What means to choose for care
It is not necessary to give up the care cosmetics that you are used to. Manufacturers of large brands usually do not include ingredients in their products that can harm a woman or child. However, there are some components that should not be in the composition of cosmetics for a pregnant woman.
These include salicylic acid, which greatly dries the skin, as well as vitamin A  and its derivatives - retinol, and retinoids. They can cause fetal developmental disorders. Whitening creams should not contain hydroquinone , a component considered dangerous and some doctors suggest may be one of the causes of skin cancer.
Another undesirable component is triclosan , it is often found in deodorants and antibacterial agents, and can cause hormonal disorders.
Essential oils should also be avoided . The fact is that any essential oil can provoke an allergic reaction - especially against the background of pregnancy and the accompanying changes in immunity. But natural cosmetic oils, such as jojoba, should not be afraid - they perfectly nourish the skin, make it more elastic, and do not cause allergies so often.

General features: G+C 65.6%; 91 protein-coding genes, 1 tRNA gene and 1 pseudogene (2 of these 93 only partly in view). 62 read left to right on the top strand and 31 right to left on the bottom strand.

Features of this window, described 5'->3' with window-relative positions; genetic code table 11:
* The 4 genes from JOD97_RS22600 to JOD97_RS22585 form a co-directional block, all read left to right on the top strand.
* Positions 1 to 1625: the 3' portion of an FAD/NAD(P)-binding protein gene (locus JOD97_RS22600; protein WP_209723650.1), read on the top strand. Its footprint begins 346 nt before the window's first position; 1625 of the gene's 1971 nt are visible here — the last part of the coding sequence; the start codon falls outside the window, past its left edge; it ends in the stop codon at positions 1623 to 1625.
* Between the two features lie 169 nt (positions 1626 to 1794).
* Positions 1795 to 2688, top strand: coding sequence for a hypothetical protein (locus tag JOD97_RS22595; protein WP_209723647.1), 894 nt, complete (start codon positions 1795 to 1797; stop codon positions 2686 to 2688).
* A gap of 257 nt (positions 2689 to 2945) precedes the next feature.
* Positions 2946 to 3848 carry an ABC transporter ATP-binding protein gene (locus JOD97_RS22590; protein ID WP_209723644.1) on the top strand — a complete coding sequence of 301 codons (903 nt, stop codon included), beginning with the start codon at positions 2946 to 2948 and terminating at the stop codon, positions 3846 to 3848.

If you are not sure about the safety of all the ingredients of cosmetics and are afraid to use the usual products, even if they do not contain non-recommended substances, pay attention to special cosmetics for expectant mothers: just to name a few Chicco, Mustela, Aveeno, Sanosan. Weleda has a maternity line. All these cosmetics are carefully tested and checked, so there are no potentially dangerous substances in their composition.
In brief: skin care during pregnancy
Particular attention should be paid to moisturizing the skin.
Do not get carried away with scrubs or dry massage with a rough brush. It is enough to do these procedures once a week.
Products for Stretch marks should be used from the second trimester and for several months after childbirth.
Whitening creams can be used to lighten age spots from the third trimester. The main thing is that they should not contain hydroquinone.
You don't have to substitute your daily (before pregnancy) skincare products unless they contain salicylic acid, essential oils, triclosan, or retinol.
If in doubt about what to use, you should consult your doctor. If you don't trust conventional skincare brands, buy products from a pharmacy that are marked "hypoallergenic" and "suitable for pregnant women."
 Pregnancy and Skin changes | Stanford Medicine- Children’s Health
 Pregnancy- Safe Skin Care: What to use and what to avoid | Nicole Jablonski, Healthline, accessed November 29th 2022. https://www.healthline.com/health/pregnancy/pregnancy-safe-skin-care#checking-safety
 Vitamin A during pregnancy | BabyCenter | Eva Dasher, BabyCenter. , published June 7th 2021
 Safety of skincare products during Pregnancy | Can Fam Physician. 2011 Jun; 57(6): 665–667.
 Essential Oils for Pregnancy: What’s safe and what to avoid | Dorian Smith-Garciai, Healthline, accessed August 10th 2021.